HENDERSONVILLE, Tenn. — Growing up on the Tennessee River, Steve Daniel had only one rule. "When they don't move the water," he said, "I don't fish the river."
By "river," Daniel was referring to the main river channel. The decision of whether to fish shallow or deep has been a vexing one to some of the 106 Bassmaster Elite Series pros fishing the Tennessee Triumph presented by Longhorn.
Daniel, at least, could convince himself to stay shallow, despite the conventions about fishing deep water in summertime. Late June in the South is typically hot enough to drive a bass to cool, dark depths. But he caught a limit weighing 11 pounds, 3 ounces (good for a tie at 22nd place) on 15 keepers — all in shallow water — as he targeted creek channels.
"It's all an odds game," he said. "They're going where the bait is."
Anglers interviewed at the docks before launch on Old Hickory Lake seemed to want to go deep for their fish, but most, like Day One leader Kevin Wirth, found their best fish in shallower water.
Still, there was hardly a consensus on whether deep or shallow fishing was more productive.
Marty Stone (second place, 16-5) went deep; though he didn't get more than three keepers on any practice day, he caught a Day One limit — all offshore — including a 5-9 on a spot where he sat for an hour in practice and in the tournament before getting a bite.
"What are the odds," he said, "of being that patient?"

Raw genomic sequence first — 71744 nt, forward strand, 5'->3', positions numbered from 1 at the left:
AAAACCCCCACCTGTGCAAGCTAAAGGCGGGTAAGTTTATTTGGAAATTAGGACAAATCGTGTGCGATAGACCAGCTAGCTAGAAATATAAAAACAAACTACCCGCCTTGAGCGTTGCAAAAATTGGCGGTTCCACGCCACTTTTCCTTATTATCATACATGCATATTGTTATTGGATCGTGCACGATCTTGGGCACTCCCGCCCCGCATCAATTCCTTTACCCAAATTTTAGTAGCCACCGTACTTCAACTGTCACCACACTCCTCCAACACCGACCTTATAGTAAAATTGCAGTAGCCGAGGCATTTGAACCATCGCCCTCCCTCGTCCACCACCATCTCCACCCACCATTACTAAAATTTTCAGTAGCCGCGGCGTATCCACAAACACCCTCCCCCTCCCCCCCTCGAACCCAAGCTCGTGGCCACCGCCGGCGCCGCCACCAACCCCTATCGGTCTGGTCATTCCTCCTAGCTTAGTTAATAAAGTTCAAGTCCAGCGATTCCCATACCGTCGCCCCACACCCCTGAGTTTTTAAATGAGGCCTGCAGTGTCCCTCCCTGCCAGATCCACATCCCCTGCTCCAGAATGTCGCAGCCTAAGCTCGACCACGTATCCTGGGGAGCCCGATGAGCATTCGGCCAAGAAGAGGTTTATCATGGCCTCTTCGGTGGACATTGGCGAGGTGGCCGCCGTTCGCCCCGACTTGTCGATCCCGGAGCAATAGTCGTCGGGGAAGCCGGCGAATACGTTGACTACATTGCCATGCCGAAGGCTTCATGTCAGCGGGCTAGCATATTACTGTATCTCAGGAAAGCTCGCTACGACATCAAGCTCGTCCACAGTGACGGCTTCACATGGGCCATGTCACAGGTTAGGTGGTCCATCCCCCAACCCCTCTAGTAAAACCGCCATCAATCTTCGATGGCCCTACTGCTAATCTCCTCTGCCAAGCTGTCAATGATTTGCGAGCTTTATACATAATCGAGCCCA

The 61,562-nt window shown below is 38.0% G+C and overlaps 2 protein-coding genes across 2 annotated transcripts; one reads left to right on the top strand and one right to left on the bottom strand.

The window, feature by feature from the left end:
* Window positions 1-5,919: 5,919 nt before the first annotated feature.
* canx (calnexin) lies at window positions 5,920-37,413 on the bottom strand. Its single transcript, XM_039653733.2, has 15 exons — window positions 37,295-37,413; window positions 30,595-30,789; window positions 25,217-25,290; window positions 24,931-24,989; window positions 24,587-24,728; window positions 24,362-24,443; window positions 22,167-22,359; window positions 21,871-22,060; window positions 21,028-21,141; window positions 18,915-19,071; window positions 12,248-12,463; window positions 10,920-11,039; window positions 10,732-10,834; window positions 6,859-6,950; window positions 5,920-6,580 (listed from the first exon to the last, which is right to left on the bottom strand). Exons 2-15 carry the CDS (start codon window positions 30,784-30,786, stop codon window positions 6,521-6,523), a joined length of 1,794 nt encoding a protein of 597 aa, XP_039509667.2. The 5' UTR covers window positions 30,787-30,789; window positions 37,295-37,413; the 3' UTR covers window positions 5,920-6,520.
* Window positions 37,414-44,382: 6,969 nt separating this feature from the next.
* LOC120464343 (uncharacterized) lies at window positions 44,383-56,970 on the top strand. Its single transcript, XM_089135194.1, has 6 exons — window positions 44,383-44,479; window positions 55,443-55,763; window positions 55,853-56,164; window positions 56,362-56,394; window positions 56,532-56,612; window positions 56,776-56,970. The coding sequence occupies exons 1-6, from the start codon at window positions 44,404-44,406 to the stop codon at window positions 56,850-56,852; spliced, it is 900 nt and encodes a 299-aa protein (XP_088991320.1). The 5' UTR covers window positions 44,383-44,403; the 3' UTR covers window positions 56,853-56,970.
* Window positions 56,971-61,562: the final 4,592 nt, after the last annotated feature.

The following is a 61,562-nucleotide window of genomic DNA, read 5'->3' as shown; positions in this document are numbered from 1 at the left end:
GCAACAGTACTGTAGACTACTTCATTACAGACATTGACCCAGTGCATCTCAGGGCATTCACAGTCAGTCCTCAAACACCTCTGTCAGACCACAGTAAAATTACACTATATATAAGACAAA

On a day when anglers were beating themselves up for a quality bite, Stone brought three to the scales heavier than 3 pounds.
"I love to fish shallow more than anybody," he said. "But I don't believe you can be competitive here for four days in shallow water."
Skeet Reese (third after Day One with 15-9), figured fishing ledges would be crucial to winning, and decided he wouldn't be able to win the tournament fishing shallow, despite his natural preference to power-fish shallow water. By 12:30 on Day One, he had only a couple of dinky keepers and was afraid for his tournament life before the bite finally came through.
One thing hurting the deep bite is a lack of a current in the river. With the Mississippi River basin largely flooded, Daniel said, there's going to be very little current drawn through the dams on this system for weeks. Without a current to bunch them against structure, the deep fish are spread out.
"The outside bite's not glorious for catching keepers," Reese said. "You really have to hunt for some obscure deals that no one else has found."
By contrast, Davy Hite (15th place, 12-4) abandoned the deep pattern and headed for the banks after dredging up nothing but undersized bass on Day One.
"Deep doesn't always mean bigger fish," he said. The idea that deep fish are tournament-changers, he said, is outdated in the era of precision electronics that illuminate deeper schools for everyone to pressure. "Those fish get fished as hard as the shallow ones," he said.
Other anglers didn't fare as well ditching the deep bite. Brent Chapman (35th, 10-2) couldn't get bit deep in practice, and by the third day of that futility, went ahead and gave in to the shallow patterns. "It's a lot easier when it's one thing or the other," he said.
Charlie Hartley couldn't get the deep bite, and went shallow to target docks, logs, milfoil and willow grass. Still, he wound up in just 93rd with 3-8 after Day One.
Fishing out on the flats or in the channel, "you're out there in what seems like the desert," he said. "My downfall is that I want the bite. If I'm not getting it, then I'll do the wrong thing to get my fix."